acceleration of gravity
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acceleration of gravitySymbol: g . The acceleration to the center of a planet (or other massive body such as a natural satellite) of an object falling freely without air resistance, i.e. acceleration due to downward motion in a gravitational field. It is equal to GM /R 2, where G is the gravitational constant and M and R are the mass and radius of the planet. The acceleration is thus independent of the mass of the accelerated object, i.e. it is the same for all bodies (neglecting air resistance) falling at the same point on the surface of the planet, satellite, etc.
On Earth the value of the acceleration of gravity is about 9.81 meters per second per second. The value varies from place to place on the Earth's surface because of different distances to the Earth's center and greater acceleration toward the equator. In addition, it is affected by local deposits of light or heavy materials. See also microgravity; weight; weightlessness.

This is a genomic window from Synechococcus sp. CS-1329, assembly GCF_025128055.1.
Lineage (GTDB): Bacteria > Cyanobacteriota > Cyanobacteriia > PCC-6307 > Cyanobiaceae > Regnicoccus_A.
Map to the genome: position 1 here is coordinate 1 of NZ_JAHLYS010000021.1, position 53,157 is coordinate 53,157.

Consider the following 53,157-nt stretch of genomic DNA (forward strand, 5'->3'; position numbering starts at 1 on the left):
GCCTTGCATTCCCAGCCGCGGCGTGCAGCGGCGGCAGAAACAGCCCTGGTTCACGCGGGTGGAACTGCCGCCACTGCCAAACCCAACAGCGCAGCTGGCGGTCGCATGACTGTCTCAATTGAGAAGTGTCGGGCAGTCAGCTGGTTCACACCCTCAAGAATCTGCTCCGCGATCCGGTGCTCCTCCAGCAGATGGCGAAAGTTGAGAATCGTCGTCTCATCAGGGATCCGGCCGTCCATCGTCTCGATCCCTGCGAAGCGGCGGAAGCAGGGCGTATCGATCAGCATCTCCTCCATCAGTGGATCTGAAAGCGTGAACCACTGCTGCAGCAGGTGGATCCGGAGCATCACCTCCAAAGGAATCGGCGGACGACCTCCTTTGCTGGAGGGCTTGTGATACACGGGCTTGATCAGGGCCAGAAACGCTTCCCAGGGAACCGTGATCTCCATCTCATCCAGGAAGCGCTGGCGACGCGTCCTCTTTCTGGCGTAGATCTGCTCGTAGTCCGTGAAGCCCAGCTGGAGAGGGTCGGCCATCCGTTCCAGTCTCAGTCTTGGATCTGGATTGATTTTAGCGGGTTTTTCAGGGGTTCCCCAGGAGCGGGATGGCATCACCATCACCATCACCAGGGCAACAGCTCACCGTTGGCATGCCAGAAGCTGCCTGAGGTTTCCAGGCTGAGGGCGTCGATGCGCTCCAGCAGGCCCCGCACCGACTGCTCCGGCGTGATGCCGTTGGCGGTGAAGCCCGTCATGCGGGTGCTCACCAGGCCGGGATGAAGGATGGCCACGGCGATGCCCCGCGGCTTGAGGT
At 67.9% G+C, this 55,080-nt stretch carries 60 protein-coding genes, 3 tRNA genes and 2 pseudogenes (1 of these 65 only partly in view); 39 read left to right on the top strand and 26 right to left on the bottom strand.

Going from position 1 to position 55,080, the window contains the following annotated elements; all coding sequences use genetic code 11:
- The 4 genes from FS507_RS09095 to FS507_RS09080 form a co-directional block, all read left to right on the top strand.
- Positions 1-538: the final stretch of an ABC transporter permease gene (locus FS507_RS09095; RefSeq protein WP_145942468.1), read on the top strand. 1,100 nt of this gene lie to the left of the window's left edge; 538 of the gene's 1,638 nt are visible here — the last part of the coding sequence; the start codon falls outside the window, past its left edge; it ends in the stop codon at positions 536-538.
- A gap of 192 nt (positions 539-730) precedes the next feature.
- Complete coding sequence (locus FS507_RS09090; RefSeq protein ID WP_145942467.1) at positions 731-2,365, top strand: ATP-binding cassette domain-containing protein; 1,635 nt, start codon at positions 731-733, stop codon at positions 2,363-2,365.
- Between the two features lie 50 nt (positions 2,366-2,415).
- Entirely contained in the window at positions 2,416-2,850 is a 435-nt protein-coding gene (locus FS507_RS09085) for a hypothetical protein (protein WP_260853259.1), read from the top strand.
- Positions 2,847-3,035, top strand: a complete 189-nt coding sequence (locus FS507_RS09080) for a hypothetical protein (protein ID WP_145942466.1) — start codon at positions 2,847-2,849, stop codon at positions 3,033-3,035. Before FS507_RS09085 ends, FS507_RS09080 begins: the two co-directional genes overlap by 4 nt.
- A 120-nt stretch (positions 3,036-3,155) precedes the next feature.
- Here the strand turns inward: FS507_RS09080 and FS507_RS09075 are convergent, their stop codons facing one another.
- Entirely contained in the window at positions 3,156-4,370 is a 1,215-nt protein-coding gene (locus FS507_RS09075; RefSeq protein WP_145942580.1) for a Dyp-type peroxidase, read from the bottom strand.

Acceleration of Gravity
(or acceleration of free fall), the acceleration imparted to a free material particle by the force of gravity. Such acceleration would be undergone by the center of gravity of any body if the body were to fall to earth in a vacuum from a small altitude. Like the force of gravity, the acceleration of gravity depends on the latitude φ and the elevation H above sea level. The acceleration of gravity g is approximately 978.049(1 + 0.005288 sin2 φ – 0.000006 sin2 2φ) – 0.0003086H. At the latitude of Moscow at sea level g = 981.56 cm/sec2.